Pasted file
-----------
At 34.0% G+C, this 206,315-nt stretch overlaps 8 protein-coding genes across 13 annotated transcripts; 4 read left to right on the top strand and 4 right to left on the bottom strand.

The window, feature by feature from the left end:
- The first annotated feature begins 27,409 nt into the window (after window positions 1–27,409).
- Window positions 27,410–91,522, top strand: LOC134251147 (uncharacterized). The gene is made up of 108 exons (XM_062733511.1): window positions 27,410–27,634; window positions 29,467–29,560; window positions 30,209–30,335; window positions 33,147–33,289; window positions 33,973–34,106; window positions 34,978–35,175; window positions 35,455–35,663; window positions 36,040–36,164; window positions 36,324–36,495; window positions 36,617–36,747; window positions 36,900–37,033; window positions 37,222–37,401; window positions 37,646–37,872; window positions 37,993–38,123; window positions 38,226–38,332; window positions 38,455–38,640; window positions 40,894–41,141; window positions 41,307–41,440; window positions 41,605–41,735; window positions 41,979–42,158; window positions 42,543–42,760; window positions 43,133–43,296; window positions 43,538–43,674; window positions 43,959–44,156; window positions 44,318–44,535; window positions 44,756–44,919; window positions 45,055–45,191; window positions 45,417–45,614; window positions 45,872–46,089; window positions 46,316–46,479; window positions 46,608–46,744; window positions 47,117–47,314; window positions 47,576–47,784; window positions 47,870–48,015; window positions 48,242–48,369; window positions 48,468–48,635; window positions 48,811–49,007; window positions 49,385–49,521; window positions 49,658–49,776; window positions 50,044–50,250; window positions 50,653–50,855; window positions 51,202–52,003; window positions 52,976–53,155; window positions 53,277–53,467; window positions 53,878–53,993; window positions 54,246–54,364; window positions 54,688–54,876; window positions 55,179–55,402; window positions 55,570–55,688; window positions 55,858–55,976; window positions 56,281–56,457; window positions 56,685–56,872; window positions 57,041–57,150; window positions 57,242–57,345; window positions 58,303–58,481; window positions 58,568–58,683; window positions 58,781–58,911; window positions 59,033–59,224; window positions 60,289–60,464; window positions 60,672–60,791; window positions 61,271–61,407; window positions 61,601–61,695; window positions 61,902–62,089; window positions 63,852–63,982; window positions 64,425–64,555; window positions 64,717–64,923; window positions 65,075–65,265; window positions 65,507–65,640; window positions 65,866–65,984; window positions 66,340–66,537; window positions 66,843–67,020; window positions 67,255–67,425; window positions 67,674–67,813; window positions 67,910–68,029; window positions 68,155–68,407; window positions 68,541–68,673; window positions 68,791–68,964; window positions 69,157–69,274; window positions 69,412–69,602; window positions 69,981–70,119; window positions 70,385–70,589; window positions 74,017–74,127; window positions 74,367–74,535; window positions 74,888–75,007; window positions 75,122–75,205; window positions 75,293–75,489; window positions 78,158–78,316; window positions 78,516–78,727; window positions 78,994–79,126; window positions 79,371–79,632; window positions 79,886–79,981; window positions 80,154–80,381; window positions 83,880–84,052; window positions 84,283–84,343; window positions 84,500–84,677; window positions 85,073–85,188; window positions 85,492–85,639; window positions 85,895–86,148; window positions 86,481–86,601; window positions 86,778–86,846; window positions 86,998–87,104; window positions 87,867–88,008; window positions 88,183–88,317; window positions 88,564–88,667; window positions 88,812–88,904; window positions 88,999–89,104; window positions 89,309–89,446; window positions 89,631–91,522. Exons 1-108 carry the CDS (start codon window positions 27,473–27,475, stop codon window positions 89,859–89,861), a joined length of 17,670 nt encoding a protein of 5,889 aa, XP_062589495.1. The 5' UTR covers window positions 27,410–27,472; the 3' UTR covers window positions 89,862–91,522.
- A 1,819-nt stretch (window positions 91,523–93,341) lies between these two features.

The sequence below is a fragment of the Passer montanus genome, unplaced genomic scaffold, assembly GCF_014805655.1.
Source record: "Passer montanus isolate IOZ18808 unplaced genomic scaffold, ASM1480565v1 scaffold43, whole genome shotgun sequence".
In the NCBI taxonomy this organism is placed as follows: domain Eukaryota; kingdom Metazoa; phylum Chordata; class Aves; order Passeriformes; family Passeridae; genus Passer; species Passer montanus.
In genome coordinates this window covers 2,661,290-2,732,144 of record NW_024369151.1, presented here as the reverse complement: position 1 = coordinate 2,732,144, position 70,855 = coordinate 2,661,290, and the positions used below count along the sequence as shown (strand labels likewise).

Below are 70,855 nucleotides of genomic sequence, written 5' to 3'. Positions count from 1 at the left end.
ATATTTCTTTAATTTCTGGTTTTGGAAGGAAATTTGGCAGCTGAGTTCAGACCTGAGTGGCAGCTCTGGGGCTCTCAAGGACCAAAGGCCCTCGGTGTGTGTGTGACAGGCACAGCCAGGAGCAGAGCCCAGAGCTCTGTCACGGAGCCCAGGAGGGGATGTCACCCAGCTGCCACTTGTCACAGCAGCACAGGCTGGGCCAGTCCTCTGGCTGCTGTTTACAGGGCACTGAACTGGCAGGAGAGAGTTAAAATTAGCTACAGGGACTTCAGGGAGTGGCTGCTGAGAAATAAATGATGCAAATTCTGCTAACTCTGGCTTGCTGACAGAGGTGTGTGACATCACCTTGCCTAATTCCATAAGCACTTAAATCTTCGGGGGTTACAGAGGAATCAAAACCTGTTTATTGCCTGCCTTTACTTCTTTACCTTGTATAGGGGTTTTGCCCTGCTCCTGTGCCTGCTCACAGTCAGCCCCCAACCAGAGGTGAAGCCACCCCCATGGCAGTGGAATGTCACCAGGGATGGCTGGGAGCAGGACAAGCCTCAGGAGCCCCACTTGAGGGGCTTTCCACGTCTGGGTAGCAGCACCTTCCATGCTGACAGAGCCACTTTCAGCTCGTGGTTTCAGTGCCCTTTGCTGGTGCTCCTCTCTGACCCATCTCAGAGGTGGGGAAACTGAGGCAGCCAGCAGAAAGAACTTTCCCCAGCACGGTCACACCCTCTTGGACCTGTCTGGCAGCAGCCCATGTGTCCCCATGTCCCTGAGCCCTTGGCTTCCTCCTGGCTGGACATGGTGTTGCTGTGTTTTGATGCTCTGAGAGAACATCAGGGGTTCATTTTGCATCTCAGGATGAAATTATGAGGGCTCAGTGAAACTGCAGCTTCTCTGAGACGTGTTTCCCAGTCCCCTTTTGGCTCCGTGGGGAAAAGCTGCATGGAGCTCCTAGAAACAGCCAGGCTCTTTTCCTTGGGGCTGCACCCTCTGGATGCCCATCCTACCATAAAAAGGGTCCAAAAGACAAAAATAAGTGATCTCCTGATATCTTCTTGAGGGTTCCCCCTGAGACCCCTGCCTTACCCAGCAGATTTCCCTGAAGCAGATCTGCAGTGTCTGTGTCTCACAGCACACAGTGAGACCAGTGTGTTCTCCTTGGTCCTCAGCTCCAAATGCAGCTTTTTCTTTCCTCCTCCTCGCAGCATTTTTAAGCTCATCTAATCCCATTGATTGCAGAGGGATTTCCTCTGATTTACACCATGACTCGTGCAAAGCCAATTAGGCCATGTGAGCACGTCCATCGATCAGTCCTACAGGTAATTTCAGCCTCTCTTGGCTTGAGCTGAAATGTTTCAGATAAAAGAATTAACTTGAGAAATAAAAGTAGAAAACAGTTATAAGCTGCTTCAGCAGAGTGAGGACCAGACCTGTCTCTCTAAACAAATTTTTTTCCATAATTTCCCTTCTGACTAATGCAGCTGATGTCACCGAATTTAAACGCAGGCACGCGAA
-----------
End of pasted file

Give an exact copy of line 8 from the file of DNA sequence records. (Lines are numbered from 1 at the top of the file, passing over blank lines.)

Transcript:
In the NCBI taxonomy this organism is placed as follows: domain Eukaryota; kingdom Metazoa; phylum Chordata; class Aves; order Passeriformes; family Passeridae; genus Passer; species Passer montanus.